Petrified Park Prelude
Originally posted 12/2/2012
On Monday afternoon, October 22nd, I was hell-bent on making it to the Petrified Forest National Park before it closed. Why? Nothing was on the GPS, since there are no towns or major roadway intersections nearby. Just an exit number. Old school. Miles-to-go and travel time unknown. I knew I’d have to get to my intended camping area, a gift store parking lot outside the park limits, by driving South through the park, a distance of some 28 miles at low speed. And that single path would be gated off at some uncertain time.
I’d spent an impressive, if not scenic, morning gaining more and more altitude as I worked my way westward. An endless round of stair-like hills posed no problem for the F-250’s twin turbos, but the price was a dismal average of 8-9 MPG. At last the climbing stopped, and the first inspiring scenery presented itself before me. After awhile, I answered a bladder call and pulled over at a rest stop along I-40. It was a puzzler, as a dirt road town a mile away presented a large cluster of small adobe houses with no apparent access to the highway. A row of abandoned wooden vendor shacks sat behind a wire fence right in front of me, along with a sign prohibiting vending. A sign marker identified the location as the Laguna tribe of American Indians.
The sign pointed out the Spanish mission church of San Jose de la Laguna, built about 1706 by one Fray Antonio Miranda. Apparently made of adobe too, it had been repaired numerous times, the most recent being 1977. With claimed interior walls of whitewashed mud and a dirt floor, its ceiling is a herringbone pattern of finished wood.
From this distance, I could barely make it out despite its large size. I had only the wide 18-55 lens on my camera, and both my telephoto lens and my binoculars were packed away in the trailer.
The town struck me as impoverished, since it looked to have remained somewhat unchanged since the 1700s, and the citizen’s entrepreneurial spirit of outreach had apparently been dashed by The Man, in the form of the state’s Department of Transportation. It looked fascinating and I had an impulse to head over there, but there appeared to be no convenient way. The scale of its unpaved streets seemed to make the idea of hauling a 26′ trailer through them a bad one and, the clock was ticking.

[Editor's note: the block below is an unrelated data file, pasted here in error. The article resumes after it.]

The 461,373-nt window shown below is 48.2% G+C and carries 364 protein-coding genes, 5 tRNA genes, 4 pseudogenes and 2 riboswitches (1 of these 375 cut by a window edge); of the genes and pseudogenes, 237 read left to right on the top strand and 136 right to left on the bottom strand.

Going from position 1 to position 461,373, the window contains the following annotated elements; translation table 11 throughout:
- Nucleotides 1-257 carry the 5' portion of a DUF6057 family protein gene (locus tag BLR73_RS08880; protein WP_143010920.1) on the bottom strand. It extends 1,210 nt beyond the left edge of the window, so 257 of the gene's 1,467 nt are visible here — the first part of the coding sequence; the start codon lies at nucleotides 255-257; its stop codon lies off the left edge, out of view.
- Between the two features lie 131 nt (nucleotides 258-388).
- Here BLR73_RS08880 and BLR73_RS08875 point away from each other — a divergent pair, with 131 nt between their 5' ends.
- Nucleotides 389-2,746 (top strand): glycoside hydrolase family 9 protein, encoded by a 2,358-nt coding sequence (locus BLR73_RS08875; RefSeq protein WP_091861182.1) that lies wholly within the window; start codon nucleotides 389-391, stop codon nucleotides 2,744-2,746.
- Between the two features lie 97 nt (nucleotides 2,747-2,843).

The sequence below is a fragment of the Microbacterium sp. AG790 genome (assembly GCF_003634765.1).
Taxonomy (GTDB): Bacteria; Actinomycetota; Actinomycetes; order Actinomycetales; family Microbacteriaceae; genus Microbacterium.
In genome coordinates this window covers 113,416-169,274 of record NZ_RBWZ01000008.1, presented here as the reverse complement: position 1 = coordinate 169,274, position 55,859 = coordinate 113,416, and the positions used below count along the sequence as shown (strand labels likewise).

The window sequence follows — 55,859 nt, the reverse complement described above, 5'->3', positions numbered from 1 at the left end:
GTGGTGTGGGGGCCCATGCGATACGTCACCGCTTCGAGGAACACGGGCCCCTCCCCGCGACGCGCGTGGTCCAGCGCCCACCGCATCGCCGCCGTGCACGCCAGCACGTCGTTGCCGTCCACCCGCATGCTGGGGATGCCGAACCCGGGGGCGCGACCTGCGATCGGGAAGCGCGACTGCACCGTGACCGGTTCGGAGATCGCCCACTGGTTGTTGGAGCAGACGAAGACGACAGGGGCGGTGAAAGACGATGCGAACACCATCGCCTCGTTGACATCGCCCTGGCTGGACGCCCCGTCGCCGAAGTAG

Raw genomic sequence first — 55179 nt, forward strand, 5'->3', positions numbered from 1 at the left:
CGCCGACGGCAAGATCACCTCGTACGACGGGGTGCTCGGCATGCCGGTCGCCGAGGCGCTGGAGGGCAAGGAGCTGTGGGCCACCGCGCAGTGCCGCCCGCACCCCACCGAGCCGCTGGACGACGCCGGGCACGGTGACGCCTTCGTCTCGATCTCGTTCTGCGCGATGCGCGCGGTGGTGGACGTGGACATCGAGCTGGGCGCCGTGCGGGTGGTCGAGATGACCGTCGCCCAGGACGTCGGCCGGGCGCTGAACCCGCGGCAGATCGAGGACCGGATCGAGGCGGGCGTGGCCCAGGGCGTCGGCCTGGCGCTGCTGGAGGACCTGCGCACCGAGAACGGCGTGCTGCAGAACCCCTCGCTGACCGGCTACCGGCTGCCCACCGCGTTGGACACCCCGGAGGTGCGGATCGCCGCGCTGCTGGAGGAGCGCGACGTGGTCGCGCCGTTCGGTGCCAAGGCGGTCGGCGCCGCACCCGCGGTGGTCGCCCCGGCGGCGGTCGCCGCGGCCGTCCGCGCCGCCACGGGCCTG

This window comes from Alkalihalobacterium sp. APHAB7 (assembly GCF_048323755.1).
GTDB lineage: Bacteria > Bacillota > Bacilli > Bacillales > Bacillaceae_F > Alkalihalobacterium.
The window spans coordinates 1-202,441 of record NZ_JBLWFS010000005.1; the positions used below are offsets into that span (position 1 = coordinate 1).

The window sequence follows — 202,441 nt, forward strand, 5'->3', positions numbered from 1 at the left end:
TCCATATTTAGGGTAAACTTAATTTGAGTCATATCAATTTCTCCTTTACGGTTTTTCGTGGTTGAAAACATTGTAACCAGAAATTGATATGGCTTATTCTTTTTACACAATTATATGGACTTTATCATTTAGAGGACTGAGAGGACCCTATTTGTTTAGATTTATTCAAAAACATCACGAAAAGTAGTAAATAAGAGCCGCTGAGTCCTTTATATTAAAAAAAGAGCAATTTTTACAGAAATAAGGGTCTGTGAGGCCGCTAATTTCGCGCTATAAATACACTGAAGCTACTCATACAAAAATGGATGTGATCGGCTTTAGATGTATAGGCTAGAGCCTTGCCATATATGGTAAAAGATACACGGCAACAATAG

Something in me wanted to go there, but it appeared to be an impulse whose time had not yet come. I pulled back onto the Interstate, and kept an eye out for a nearby interchange. Nope. There were a couple after some miles, both including casinos under huge white vinyl tents.
I pressed on with my old school navigation methods, and enjoying the mountain scenery. At last I crossed over into Arizona and kept an eye out for Exit 311. Lo and behold, it appeared and I took it. It was an access road to the Visitor Center at the North end of the Petrified Forest National Park. Some distance in was the parking lot for the building, and I got the oddest mini-thrill simply by catching first sight of the building itself. Regardless of when it may have been built, the architecture and signage were so “modernistic” 1950s-1970s that I could have seen exactly the same thing if I’d visited as a small child, and been impressed with how futuristic it appeared. Being so used to Illinois pavement, even its parking lot impressed me. Generously sized, smooth, and flawless, seemingly untouched since it was first laid down. It was the same aura that Disney World has. Sort of a contrived perfection that never really existed.
I parked and wandered into the Visitor Center, expecting displays or something to look at, and also hoping to see a clock to check the local time. There was a rack of brochures, and a uniformed lady behind a counter who seemed slightly confused as to why I had come in.
As it turned out, she was entirely correct. Apart from the small and equally historic Fred Harvey restaurant onsite, these were strictly administrative offices. What archives and artifacts they did have there were not open to viewing by baked out, mouth-breather yokels like me. All the tourista stuff was housing in the other end of the park. It would take most of an hour to traverse and exit the park at the other end. I had about an hour and a half before the steel gates would slide shut and the pistols be drawn. I climbed back into the mighty F-250 and headed for the entry gate, travel trailer in tow.